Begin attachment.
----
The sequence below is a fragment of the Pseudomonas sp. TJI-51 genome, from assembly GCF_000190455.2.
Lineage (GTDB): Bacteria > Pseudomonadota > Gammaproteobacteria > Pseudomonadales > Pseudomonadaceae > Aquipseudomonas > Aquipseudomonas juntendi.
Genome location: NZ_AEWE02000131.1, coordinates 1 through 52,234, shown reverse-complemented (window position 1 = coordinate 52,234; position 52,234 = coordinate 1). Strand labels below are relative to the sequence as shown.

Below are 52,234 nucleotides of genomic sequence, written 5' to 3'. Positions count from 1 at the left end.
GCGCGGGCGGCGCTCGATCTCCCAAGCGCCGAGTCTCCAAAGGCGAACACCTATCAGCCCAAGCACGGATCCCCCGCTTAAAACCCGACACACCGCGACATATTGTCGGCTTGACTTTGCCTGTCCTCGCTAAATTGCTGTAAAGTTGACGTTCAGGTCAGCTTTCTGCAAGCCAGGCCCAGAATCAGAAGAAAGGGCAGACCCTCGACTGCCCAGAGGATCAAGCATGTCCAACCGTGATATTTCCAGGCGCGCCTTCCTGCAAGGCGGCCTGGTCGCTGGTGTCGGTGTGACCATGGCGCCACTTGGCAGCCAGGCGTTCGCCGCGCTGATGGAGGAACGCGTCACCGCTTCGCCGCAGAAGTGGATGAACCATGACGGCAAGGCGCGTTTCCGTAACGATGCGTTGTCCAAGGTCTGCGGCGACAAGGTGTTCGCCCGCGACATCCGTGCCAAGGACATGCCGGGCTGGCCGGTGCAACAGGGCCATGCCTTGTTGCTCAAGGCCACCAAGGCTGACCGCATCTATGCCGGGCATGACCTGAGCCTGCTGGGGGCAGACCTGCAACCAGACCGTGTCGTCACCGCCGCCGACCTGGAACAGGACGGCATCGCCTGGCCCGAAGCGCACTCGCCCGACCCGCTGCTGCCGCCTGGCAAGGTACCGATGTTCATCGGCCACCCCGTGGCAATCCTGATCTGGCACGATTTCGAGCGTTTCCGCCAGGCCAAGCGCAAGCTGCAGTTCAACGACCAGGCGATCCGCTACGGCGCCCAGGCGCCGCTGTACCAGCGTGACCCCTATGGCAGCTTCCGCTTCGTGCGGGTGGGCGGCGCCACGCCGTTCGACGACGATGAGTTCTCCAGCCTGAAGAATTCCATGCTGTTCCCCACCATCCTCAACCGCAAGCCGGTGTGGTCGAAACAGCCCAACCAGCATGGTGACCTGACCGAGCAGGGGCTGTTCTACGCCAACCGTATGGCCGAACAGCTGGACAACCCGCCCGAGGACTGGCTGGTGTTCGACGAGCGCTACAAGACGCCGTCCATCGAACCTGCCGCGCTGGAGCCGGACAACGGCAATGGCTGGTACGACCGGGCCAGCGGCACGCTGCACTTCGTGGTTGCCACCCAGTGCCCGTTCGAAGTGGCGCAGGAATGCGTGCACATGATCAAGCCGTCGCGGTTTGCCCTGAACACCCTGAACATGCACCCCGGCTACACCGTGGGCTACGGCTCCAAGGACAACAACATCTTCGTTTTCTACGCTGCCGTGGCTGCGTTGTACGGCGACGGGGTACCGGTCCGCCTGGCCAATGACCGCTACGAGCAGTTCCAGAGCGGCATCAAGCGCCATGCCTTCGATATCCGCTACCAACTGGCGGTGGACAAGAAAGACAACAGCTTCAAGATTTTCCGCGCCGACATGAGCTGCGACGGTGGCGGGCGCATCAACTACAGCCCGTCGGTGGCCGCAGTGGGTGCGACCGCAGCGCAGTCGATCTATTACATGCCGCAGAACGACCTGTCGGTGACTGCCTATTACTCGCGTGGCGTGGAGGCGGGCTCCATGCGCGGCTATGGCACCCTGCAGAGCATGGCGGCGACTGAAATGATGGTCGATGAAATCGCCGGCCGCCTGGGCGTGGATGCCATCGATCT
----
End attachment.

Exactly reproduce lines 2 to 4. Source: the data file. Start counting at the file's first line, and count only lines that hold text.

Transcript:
Lineage (GTDB): Bacteria > Pseudomonadota > Gammaproteobacteria > Pseudomonadales > Pseudomonadaceae > Aquipseudomonas > Aquipseudomonas juntendi.
Genome location: NZ_AEWE02000131.1, coordinates 1 through 52,234, shown reverse-complemented (window position 1 = coordinate 52,234; position 52,234 = coordinate 1). Strand labels below are relative to the sequence as shown.

Below are 52,234 nucleotides of genomic sequence, written 5' to 3'. Positions count from 1 at the left end.